To watch Journal you should sit down on a sofa, make yourself comfortable and enjoy the show. Journal invites you to what seems an everyday experience. The installation looks like a home movie theater waiting for an audience. The video projection begins at half-hour intervals — a countdown appears between screenings. The title should be understood polysemically, as a diary and/or news bulletin.
As Claude Closky puts it, “That’s the world as seen from my office during these last months.” Journal is a 24-minute video, produced using a simple but radical formula: still images and intermittent sounds, with each image associated with a sound. The images are pixelated, revealing their digital origin. The sounds are deliberately grotesque and generally funny or foolish, as if they were produced by some generic sound-dubbing bank. They function as a language, giving a meaning to the image. The montage of images in a sequence is quick and rhythmic. Journal is a simple video slideshow of found images, yet one that fosters a breathtaking voyage into society’s information culture. Every image and sound has been downloaded from the Internet, from any kind of official or amateurish website. The sources of the images are very diverse, but their juxtaposition neutralizes their differences, in the same way that the principles of homogenization and deconceptualization are at the core of the information industry. As the editor Ignacio Ramonet of Le Monde diplomatique says, “The TV news bulletin, through its fascination for the spectacle of events, deconceptualizes information and plunges it back into the swamp of pathetic.” With Journal, Closky deliberately reproduces this information system equation, effectively generating a continuous loop: the system works, the machine communicates but doesn’t inform.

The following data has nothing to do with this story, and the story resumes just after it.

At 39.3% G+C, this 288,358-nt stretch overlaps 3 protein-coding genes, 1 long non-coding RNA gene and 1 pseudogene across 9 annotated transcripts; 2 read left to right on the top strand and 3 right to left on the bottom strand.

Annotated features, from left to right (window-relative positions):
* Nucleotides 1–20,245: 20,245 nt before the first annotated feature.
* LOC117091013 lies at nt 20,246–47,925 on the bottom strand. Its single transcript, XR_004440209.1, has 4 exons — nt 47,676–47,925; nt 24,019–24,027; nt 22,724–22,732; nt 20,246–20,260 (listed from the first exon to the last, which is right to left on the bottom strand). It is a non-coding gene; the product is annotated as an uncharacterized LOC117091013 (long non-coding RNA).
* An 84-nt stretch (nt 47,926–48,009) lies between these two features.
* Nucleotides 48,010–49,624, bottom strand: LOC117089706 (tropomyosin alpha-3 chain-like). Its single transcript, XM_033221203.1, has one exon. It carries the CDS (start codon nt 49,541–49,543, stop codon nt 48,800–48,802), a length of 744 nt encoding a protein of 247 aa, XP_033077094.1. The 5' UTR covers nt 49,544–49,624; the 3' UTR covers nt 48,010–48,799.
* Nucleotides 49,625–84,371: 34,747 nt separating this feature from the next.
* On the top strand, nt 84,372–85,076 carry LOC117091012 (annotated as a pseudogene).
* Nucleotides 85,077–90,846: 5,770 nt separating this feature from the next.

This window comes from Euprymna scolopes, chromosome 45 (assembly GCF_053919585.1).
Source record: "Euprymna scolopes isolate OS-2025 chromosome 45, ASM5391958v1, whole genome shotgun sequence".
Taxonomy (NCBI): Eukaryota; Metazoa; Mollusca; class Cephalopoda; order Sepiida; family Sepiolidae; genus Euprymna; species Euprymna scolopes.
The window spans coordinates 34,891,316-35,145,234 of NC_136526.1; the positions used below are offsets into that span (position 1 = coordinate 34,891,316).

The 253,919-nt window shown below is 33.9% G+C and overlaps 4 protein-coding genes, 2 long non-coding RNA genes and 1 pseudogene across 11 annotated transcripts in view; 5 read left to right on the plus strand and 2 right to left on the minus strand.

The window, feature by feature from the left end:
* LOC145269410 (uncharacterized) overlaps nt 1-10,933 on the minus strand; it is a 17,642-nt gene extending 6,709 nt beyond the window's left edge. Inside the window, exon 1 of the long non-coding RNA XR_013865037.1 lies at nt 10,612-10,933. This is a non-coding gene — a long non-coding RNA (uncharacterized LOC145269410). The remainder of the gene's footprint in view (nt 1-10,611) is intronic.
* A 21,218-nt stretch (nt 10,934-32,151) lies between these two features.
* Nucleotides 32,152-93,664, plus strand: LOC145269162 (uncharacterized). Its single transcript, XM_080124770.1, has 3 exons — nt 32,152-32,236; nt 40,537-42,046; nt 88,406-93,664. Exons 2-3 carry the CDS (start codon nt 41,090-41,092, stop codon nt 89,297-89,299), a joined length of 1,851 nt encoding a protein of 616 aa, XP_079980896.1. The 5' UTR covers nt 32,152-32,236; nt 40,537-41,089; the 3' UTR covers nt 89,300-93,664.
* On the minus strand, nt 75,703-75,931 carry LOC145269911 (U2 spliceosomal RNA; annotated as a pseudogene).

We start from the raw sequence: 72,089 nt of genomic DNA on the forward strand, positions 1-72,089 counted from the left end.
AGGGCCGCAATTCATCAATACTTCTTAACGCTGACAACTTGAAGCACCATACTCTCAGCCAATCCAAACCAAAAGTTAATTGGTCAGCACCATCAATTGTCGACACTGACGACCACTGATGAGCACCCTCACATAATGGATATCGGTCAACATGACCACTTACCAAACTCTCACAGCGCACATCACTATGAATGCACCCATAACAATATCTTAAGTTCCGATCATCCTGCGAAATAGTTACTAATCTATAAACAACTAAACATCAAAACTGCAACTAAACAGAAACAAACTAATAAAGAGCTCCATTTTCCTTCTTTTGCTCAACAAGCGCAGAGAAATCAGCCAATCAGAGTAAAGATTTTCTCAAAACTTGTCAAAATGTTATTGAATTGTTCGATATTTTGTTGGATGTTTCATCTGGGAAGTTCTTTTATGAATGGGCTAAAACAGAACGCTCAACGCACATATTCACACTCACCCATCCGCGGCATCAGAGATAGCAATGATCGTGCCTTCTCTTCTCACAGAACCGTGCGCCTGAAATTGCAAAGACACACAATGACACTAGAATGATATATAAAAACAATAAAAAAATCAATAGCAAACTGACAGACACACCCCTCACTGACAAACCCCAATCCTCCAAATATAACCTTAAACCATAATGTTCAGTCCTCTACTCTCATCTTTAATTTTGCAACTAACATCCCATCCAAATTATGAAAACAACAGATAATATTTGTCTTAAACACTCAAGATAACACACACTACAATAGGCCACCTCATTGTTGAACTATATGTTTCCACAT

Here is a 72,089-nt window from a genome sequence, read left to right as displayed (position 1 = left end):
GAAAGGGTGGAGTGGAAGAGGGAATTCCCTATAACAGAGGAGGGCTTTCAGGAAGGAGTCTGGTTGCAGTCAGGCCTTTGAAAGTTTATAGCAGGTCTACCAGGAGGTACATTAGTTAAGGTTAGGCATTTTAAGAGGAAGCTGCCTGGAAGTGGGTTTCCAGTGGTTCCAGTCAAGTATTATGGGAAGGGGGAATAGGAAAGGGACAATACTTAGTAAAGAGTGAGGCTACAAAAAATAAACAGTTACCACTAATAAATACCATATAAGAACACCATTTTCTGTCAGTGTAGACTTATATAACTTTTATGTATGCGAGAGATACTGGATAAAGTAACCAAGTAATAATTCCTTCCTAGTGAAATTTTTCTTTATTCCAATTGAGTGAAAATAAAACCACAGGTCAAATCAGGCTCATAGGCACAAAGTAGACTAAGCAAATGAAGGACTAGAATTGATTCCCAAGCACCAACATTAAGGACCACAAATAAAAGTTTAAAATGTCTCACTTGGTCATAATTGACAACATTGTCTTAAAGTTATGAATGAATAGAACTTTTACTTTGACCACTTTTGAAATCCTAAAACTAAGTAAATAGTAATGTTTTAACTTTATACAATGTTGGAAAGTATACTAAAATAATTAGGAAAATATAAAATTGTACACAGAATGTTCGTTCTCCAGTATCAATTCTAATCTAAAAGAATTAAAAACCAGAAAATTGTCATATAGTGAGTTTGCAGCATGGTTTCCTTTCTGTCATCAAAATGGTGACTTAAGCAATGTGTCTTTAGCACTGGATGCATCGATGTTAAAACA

Closky’s work functions as a media itself, one that is defined as an individual, autonomous entity working outside the mass media context. The technique consists of recycling data, raising questions about the value of information. He uses strategies similar to those developed by bloggers, putting them into overdrive. The do-it-yourself tools are diverted from their usual entertainment goals in order to reveal the very truth of the ‘infoganda’ system. Closky deduces his mimetic style from the form of the dominant speeches put forth by the channels of the mass-media. The détournement of the images’ meaning is a way of taking the logic of hypermodernity to its extreme limit. The inexhaustible matter offered by flows of ‘automatic journalism’ and ‘creative advertising’ — a background noise of our everyday lives — is inversed by the artist. Journal drills into our compulsively misinformed minds, releasing an information orgy.
Pascal Beausse is an art critic based in Paris. Claude Closky was born in 1963 in Paris where he currently lives and works.
In the Global Art section of Flash Art, a writer is invited to discuss one work by a contemporary artist.